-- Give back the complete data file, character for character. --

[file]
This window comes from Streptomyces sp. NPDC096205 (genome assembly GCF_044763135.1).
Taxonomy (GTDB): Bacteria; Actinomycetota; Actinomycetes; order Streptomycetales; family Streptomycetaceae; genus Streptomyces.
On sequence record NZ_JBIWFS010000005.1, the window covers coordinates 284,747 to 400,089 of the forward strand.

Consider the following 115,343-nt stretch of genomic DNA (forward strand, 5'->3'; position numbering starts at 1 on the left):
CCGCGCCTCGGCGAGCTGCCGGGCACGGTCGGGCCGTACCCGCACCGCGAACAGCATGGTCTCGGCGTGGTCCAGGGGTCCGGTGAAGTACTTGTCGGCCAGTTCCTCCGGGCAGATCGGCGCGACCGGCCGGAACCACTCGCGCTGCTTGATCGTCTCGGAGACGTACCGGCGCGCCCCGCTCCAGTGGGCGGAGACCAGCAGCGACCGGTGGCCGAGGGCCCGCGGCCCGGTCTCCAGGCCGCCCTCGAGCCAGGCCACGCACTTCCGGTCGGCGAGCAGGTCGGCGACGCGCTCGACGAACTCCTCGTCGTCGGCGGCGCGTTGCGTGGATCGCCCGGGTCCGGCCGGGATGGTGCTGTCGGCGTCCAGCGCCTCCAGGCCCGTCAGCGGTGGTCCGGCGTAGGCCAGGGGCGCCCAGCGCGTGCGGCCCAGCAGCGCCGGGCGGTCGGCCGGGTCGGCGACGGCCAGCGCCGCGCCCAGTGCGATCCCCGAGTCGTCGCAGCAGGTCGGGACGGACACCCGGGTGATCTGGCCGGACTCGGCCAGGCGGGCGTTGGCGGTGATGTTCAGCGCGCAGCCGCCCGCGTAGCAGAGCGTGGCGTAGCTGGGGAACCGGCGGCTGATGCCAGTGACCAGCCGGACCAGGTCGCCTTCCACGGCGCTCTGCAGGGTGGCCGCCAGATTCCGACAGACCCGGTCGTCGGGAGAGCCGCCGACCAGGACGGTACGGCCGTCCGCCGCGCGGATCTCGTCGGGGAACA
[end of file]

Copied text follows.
This window comes from Streptomyces sp. NPDC096205 (genome assembly GCF_044763135.1).
Taxonomy (GTDB): Bacteria; Actinomycetota; Actinomycetes; order Streptomycetales; family Streptomycetaceae; genus Streptomyces.
On sequence record NZ_JBIWFS010000005.1, the window covers coordinates 284,747 to 400,089 of the forward strand.

Consider the following 115,343-nt stretch of genomic DNA (forward strand, 5'->3'; position numbering starts at 1 on the left):
CCGCGCCTCGGCGAGCTGCCGGGCACGGTCGGGCCGTACCCGCACCGCGAACAGCATGGTCTCGGCGTGGTCCAGGGGTCCGGTGAAGTACTTGTCGGCCAGTTCCTCCGGGCAGATCGGCGCGACCGGCCGGAACCACTCGCGCTGCTTGATCGTCTCGGAGACGTACCGGCGCGCCCCGCTCCAGTGGGCGGAGACCAGCAGCGACCGGTGGCCGAGGGCCCGCGGCCCGGTCTCCAGGCCGCCCTCGAGCCAGGCCACGCACTTCCGGTCGGCGAGCAGGTCGGCGACGCGCTCGACGAACTCCTCGTCGTCGGCGGCGCGTTGCGTGGATCGCCCGGGTCCGGCCGGGATGGTGCTGTCGGCGTCCAGCGCCTCCAGGCCCGTCAGCGGTGGTCCGGCGTAGGCCAGGGGCGCCCAGCGCGTGCGGCCCAGCAGCGCCGGGCGGTCGGCCGGGTCGGCGACGGCCAGCGCCGCGCCCAGTGCGATCCCCGAGTCGTCGCAGCAGGTCGGGACGGACACCCGGGTGATCTGGCCGGACTCGGCCAGGCGGGCGTTGGCGGTGATGTTCAGCGCGCAGCCGCCCGCGTAGCAGAGCGTGGCGTAGCTGGGGAACCGGCGGCTGATGCCAGTGACCAGCCGGACCAGGTCGCCTTCCACGGCGCTCTGCAGGGTGGCCGCCAGATTCCGACAGACCCGGTCGTCGGGAGAGCCGCCGACCAGGACGGTACGGCCGTCCGCCGCGCGGATCTCGTCGGGGAACA